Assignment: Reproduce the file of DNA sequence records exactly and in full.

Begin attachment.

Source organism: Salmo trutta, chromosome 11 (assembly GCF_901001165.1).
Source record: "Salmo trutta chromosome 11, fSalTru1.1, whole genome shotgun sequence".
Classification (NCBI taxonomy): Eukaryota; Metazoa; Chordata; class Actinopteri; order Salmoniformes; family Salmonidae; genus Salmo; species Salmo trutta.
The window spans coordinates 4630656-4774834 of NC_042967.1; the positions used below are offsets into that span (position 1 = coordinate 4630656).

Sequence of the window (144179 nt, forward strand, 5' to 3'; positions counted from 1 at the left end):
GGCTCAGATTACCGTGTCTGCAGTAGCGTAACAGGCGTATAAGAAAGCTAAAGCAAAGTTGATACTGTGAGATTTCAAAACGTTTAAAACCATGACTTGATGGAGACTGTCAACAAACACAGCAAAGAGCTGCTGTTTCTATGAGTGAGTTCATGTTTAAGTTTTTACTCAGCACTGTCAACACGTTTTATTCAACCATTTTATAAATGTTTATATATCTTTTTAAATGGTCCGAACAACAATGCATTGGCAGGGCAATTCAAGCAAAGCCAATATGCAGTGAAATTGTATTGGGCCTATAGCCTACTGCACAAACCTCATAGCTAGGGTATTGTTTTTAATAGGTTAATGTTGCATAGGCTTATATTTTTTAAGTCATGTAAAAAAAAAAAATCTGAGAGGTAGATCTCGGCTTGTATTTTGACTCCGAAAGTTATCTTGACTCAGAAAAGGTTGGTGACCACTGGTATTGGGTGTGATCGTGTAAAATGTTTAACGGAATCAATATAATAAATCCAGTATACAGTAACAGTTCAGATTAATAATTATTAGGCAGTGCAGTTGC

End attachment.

Source organism: Salmo trutta, chromosome 11 (assembly GCF_901001165.1).
Source record: "Salmo trutta chromosome 11, fSalTru1.1, whole genome shotgun sequence".
Classification (NCBI taxonomy): Eukaryota; Metazoa; Chordata; class Actinopteri; order Salmoniformes; family Salmonidae; genus Salmo; species Salmo trutta.
The window spans coordinates 4630656-4774834 of NC_042967.1; the positions used below are offsets into that span (position 1 = coordinate 4630656).

Sequence of the window (144179 nt, forward strand, 5' to 3'; positions counted from 1 at the left end):
GGCTCAGATTACCGTGTCTGCAGTAGCGTAACAGGCGTATAAGAAAGCTAAAGCAAAGTTGATACTGTGAGATTTCAAAACGTTTAAAACCATGACTTGATGGAGACTGTCAACAAACACAGCAAAGAGCTGCTGTTTCTATGAGTGAGTTCATGTTTAAGTTTTTACTCAGCACTGTCAACACGTTTTATTCAACCATTTTATAAATGTTTATATATCTTTTTAAATGGTCCGAACAACAATGCATTGGCAGGGCAATTCAAGCAAAGCCAATATGCAGTGAAATTGTATTGGGCCTATAGCCTACTGCACAAACCTCATAGCTAGGGTATTGTTTTTAATAGGTTAATGTTGCATAGGCTTATATTTTTTAAGTCATGTAAAAAAAAAAAATCTGAGAGGTAGATCTCGGCTTGTATTTTGACTCCGAAAGTTATCTTGACTCAGAAAAGGTTGGTGACCACTGGTATTGGGTGTGATCGTGTAAAATGTTTAACGGAATCAATATAATAAATCCAGTATACAGTAACAGTTCAGATTAATAATTATTAGGCAGTGCAGTTGC